Australia sues Facebook for $525 billion
A lawsuit was filed against Facebook by Australia’s privacy regulator, blaming the social media platform of giving out personal details of more than 300,000 users with Cambridge Analytica, without their consent. In a Federal court proceeding, Facebook was accused of breaching privacy law by revealing personal information of more than 311,127 users for political profiling through a survey product, “This Is Your Digital Life,” on its website.
— TechCrunch (@TechCrunch) March 9, 2020
Angelene Falk, the Information Commissioner said that Facebook was designed in a way that users were incapable of exercising reasonable choice and control over how their personal information was revealed. “We’ve actively engaged with the OAIC over the past two years as part of their investigation,” a Facebook spokesperson claimed, pointing to the modifications the social media giant has made in discussion with international regulators but refusing to comment on the current indictment.
The lawsuit sought unspecified documents, adding that each privacy law breach could bring out maximum retribution of 1.7 million Australian dollars ($1.1 million USD). If the court granted a maximum penalty for each of the occurrences, the penalty would amount to 529 billion Australian dollars ($343 billion USD).
Last Summer, Facebook was imposed a fine of $5 billion by the U.S. Federal Trade Commission after an investigation was initiated by the same user personality quiz from 2014 to 2015. The FTC’s fine was just a fraction of Facebook’s annual revenue. However, the potential penalty Facebook is facing in Australia is about five times its annual revenue.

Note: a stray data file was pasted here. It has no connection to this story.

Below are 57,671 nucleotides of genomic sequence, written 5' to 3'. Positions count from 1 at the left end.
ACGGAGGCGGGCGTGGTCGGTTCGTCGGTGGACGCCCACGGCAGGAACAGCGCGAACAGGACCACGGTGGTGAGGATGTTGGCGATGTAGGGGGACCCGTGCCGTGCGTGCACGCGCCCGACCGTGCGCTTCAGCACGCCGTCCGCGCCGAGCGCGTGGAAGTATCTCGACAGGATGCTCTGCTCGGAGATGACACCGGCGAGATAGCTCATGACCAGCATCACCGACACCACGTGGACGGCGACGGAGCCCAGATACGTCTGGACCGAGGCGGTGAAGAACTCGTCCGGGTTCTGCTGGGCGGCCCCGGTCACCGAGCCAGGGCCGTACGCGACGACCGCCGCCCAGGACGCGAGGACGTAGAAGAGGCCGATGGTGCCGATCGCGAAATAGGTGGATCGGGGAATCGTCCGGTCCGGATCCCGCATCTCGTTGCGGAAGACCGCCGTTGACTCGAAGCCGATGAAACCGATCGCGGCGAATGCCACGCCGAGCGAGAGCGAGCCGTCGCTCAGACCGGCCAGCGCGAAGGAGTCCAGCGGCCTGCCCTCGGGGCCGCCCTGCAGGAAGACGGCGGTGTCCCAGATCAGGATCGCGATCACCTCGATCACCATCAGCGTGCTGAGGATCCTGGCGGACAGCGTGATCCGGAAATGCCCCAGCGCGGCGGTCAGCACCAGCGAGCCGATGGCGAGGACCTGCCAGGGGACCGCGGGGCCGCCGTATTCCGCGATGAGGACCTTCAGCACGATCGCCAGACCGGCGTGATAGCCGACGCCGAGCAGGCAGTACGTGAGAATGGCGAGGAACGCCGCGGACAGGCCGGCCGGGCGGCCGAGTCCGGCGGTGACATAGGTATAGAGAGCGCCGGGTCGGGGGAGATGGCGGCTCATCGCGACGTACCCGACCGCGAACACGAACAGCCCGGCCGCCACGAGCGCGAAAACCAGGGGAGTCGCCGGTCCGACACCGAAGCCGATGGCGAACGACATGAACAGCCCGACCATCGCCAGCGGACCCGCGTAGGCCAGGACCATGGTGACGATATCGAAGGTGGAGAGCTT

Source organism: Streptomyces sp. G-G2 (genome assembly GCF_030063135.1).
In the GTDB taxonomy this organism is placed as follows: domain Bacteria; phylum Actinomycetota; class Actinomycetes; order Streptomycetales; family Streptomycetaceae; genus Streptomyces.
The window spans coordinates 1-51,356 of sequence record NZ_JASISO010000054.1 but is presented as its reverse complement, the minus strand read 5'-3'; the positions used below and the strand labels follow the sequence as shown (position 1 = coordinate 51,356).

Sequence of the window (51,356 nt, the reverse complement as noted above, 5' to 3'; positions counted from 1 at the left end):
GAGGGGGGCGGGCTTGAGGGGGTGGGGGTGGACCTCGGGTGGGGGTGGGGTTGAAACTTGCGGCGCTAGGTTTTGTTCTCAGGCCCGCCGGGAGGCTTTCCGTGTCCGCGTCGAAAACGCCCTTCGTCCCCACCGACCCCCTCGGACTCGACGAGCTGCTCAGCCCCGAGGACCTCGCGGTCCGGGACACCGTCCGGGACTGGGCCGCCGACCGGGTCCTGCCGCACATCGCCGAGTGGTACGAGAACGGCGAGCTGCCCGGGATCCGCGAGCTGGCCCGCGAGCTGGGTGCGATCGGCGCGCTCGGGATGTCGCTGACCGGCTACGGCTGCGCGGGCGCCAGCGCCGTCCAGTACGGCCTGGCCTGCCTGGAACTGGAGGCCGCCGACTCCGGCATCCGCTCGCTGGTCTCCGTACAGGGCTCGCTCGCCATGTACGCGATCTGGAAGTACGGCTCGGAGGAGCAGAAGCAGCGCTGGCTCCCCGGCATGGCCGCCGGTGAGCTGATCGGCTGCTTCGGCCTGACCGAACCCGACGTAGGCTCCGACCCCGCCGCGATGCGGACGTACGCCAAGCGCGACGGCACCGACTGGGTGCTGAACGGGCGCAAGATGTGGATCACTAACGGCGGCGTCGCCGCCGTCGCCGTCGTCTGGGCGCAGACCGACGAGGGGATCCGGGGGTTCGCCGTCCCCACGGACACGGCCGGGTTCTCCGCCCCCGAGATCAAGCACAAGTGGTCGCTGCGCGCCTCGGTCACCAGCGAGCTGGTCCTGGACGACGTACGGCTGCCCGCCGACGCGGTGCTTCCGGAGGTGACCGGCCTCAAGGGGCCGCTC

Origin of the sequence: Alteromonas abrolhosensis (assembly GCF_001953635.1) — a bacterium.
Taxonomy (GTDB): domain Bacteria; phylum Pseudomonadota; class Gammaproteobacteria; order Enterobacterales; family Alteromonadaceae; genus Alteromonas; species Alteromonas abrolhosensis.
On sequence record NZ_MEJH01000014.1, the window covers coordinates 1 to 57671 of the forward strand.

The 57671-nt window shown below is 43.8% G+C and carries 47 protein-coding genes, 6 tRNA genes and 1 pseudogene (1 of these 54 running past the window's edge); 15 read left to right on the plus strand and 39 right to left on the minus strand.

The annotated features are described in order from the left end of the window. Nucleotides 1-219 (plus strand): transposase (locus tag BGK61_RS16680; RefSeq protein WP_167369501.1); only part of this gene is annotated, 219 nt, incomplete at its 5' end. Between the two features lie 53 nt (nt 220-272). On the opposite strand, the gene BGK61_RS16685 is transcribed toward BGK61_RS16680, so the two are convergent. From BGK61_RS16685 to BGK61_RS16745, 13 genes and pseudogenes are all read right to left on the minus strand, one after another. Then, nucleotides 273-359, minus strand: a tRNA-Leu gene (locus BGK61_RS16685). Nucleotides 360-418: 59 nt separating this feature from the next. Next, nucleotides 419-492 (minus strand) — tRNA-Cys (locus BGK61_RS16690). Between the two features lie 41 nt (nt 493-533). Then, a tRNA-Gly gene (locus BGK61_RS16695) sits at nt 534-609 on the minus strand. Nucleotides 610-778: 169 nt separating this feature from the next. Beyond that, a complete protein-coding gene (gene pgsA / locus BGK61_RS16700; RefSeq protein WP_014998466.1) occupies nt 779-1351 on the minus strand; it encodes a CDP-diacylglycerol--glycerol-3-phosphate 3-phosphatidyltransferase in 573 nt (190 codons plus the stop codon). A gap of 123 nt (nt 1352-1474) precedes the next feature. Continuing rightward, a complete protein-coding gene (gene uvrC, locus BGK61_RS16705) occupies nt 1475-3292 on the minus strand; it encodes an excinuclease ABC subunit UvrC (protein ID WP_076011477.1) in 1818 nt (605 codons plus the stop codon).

Facebook was indicted for inappropriately disclosing user information belonging to 87 million individuals worldwide with the survey tool of now-defunct British firm Cambridge Analytica. According to the Information Commissioner, Facebook was unaware of the nature of data it shared with Cambridge Analytica’s “This Is Your Digital Life” initiative, but it was unsuccessful in taking favorable steps to protect users’ personal information.
According to the court filing, the Australian users’ personal information was exposed to the risk of disclosure, monetization and use for political profiling purposes. It stated, “These breaches amounted to serious and/or repeated interferences with the privacy of the Australian affected Individuals.”
Regarding the lawsuit, Facebook officially stated: “We’ve actively engaged with the OAIC over the past two years as part of their investigation. We’ve made major changes to our platforms, in consultation with international regulators, to restrict the information available to app developers, implement new governance protocols and build industry-leading controls to help people protect and manage their data. We’re unable to comment further as this is now before the Federal Court.”